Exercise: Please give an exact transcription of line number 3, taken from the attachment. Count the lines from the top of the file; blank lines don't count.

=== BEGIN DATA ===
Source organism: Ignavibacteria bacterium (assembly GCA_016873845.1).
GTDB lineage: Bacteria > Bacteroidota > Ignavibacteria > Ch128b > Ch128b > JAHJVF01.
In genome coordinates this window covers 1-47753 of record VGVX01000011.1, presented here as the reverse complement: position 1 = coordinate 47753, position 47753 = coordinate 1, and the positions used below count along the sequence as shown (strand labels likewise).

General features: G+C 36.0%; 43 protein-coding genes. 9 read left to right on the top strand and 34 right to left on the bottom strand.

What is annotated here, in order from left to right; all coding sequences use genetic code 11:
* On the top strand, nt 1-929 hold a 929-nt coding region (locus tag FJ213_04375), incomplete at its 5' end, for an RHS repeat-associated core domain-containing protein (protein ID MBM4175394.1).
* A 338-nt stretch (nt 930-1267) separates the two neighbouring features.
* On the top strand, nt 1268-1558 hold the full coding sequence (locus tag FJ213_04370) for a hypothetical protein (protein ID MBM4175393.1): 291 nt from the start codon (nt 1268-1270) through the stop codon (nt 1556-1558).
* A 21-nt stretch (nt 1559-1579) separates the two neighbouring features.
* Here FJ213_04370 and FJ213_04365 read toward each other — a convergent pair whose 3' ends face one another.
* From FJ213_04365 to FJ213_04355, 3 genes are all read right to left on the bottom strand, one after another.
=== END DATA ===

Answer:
In genome coordinates this window covers 1-47753 of record VGVX01000011.1, presented here as the reverse complement: position 1 = coordinate 47753, position 47753 = coordinate 1, and the positions used below count along the sequence as shown (strand labels likewise).